This scenario is made worse by the fact that teens are highly likely to share the sexts they receive, with little regard to the electronic privacy of the sender. Even if your child would never engage in sexting under normal circumstances, the temptation to forward unsolicited naked photos of a classmate, like the ones sent by the Florida teen above, can be hard to resist. But it can land your child in jail.

Educate your teen respectfully

You won’t stop your teens from sexting by adopting a stern, draconian attitude. Unless you’re especially tech-savvy, they can outwit you technologically and they know it. That means prevention is the best form of protection. Show your children that you understand the actual dangers and the pressures they face, that you can put yourself into their shoes.  This is an effective method for getting them to listen to your message.

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To start, sit down with your children in a nonconfrontational, nonthreatening environment. Tell them that you want to talk about digital privacy, and ask if they know if their peers engage in sexting. (Chances are they do know, whether or not they tell you about it.)

Next, explain that you understand why teens sext, but also emphasize the legal dangers. Explain that if he or she receives a sext, it should under no circumstances be distributed because distribution is a violation of child pornography laws. Also explain that if you find sexting photos on the child’s phone, you may be legally required to take it to the police.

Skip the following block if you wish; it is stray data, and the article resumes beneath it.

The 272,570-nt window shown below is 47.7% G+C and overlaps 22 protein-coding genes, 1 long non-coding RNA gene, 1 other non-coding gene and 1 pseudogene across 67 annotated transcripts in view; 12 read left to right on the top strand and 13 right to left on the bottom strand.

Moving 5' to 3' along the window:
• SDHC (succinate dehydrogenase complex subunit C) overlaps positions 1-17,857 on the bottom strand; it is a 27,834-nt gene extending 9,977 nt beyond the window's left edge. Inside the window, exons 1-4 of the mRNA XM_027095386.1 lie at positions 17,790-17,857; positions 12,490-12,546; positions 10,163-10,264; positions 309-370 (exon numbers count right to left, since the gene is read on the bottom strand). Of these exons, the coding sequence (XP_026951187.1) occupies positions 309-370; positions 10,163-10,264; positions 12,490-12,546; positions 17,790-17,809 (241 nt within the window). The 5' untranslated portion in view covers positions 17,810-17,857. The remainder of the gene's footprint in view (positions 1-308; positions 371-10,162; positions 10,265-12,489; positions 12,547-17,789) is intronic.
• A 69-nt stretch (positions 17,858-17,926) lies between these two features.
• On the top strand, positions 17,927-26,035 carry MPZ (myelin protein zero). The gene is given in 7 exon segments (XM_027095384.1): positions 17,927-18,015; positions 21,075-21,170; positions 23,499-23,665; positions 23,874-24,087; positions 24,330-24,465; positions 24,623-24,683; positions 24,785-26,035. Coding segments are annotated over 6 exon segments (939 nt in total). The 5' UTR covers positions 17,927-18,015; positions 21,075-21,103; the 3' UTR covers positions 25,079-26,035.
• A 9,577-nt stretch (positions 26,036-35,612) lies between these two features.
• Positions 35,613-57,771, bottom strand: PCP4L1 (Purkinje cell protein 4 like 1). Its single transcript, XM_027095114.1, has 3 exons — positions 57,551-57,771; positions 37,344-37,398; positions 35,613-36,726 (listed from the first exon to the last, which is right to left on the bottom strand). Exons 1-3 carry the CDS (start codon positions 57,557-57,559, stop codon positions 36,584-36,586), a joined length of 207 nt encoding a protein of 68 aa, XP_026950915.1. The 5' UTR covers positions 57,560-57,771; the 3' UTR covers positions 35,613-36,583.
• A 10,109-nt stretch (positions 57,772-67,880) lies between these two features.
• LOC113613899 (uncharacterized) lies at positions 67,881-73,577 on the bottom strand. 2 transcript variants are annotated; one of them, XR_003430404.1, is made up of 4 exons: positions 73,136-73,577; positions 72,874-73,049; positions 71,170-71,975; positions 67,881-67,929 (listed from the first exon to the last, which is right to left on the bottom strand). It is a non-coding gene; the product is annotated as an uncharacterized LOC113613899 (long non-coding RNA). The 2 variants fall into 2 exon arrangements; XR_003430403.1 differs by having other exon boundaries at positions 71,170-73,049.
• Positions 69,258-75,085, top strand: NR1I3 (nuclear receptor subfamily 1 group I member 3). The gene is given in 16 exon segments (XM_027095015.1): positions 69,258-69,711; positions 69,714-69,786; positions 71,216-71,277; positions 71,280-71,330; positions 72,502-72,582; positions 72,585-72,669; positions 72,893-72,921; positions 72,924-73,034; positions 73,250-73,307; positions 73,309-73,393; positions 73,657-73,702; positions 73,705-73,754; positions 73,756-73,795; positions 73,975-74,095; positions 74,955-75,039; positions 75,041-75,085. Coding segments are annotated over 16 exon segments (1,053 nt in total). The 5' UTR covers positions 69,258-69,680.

If you have already found evidence that your child is sexting, consider counseling through your teen’s school or with local law enforcement. An embarrassing slap on the wrist is better than a child pornography conviction.

Adopt a healthy digital environment at home

Teens who engage in more destructive forms of sexting often have other problems, ranging from abuse of drugs or medications to binge drinking. The best way to cope with this type of sexting is to maintain a healthy digital environment where teens feel like part of a connected family.

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For starters, ban smartphones at the dinner table or during other family activities. (Yes, that means your phone is banned too.) Additionally, insist that phone chargers stay in the parents’ bedroom, where children won’t have access after bedtime. This prevents the round-the-clock peer pressure caused by the dozens of text messages that the average American teen sends daily. When it comes to sexting, the best form of privacy protection is a lack of access.

If you continue to have problems, instigate routine monitoring at random times, when you and your teen sit down together to go through multimedia phone messages. Stay away from your teen’s texts; only look at photos and videos. You want to show that you respect your child’s privacy and that you’re only concerned with protection. Also, allow the child to operate the phone during these sessions, though make sure you know how the phone works so that they can’t dupe you. Knowing that their phone will be observed will help children stay on the straight and narrow.

Sexting is yet another modern danger for parents to worry about, but if you adopt family-centric, respectful parenting techniques combined with education, you can rest assured that your child is likely to make the right choice.